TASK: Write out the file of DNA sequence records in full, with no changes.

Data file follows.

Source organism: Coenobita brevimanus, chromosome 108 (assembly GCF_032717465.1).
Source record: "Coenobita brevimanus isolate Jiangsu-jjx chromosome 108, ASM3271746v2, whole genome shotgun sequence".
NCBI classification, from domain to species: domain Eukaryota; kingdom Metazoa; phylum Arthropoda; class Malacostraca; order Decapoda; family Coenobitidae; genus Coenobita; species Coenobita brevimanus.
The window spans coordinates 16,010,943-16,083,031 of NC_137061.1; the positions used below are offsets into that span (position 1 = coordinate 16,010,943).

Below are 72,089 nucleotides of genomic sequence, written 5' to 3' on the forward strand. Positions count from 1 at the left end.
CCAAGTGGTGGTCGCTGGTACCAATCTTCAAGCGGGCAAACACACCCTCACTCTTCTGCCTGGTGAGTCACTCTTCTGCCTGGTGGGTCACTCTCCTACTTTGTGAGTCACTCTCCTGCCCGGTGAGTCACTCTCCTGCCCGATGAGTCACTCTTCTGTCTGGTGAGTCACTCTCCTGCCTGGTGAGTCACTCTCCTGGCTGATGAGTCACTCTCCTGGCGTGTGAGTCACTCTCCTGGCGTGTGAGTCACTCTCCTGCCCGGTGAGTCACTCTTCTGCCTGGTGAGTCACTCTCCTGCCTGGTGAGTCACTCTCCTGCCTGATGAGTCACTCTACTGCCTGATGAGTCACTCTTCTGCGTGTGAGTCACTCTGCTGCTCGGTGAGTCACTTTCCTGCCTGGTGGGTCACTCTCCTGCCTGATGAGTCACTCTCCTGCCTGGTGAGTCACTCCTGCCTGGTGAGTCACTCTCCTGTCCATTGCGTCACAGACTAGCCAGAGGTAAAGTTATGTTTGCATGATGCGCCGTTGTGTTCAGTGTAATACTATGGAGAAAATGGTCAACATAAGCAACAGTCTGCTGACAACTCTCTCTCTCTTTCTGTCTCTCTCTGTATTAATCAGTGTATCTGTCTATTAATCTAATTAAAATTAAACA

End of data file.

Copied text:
Source organism: Coenobita brevimanus, chromosome 108 (assembly GCF_032717465.1).
Source record: "Coenobita brevimanus isolate Jiangsu-jjx chromosome 108, ASM3271746v2, whole genome shotgun sequence".
NCBI classification, from domain to species: domain Eukaryota; kingdom Metazoa; phylum Arthropoda; class Malacostraca; order Decapoda; family Coenobitidae; genus Coenobita; species Coenobita brevimanus.
The window spans coordinates 16,010,943-16,083,031 of NC_137061.1; the positions used below are offsets into that span (position 1 = coordinate 16,010,943).

Below are 72,089 nucleotides of genomic sequence, written 5' to 3' on the forward strand. Positions count from 1 at the left end.
CCAAGTGGTGGTCGCTGGTACCAATCTTCAAGCGGGCAAACACACCCTCACTCTTCTGCCTGGTGAGTCACTCTTCTGCCTGGTGGGTCACTCTCCTACTTTGTGAGTCACTCTCCTGCCCGGTGAGTCACTCTCCTGCCCGATGAGTCACTCTTCTGTCTGGTGAGTCACTCTCCTGCCTGGTGAGTCACTCTCCTGGCTGATGAGTCACTCTCCTGGCGTGTGAGTCACTCTCCTGGCGTGTGAGTCACTCTCCTGCCCGGTGAGTCACTCTTCTGCCTGGTGAGTCACTCTCCTGCCTGGTGAGTCACTCTCCTGCCTGATGAGTCACTCTACTGCCTGATGAGTCACTCTTCTGCGTGTGAGTCACTCTGCTGCTCGGTGAGTCACTTTCCTGCCTGGTGGGTCACTCTCCTGCCTGATGAGTCACTCTCCTGCCTGGTGAGTCACTCCTGCCTGGTGAGTCACTCTCCTGTCCATTGCGTCACAGACTAGCCAGAGGTAAAGTTATGTTTGCATGATGCGCCGTTGTGTTCAGTGTAATACTATGGAGAAAATGGTCAACATAAGCAACAGTCTGCTGACAACTCTCTCTCTCTTTCTGTCTCTCTCTGTATTAATCAGTGTATCTGTCTATTAATCTAATTAAAATTAAACA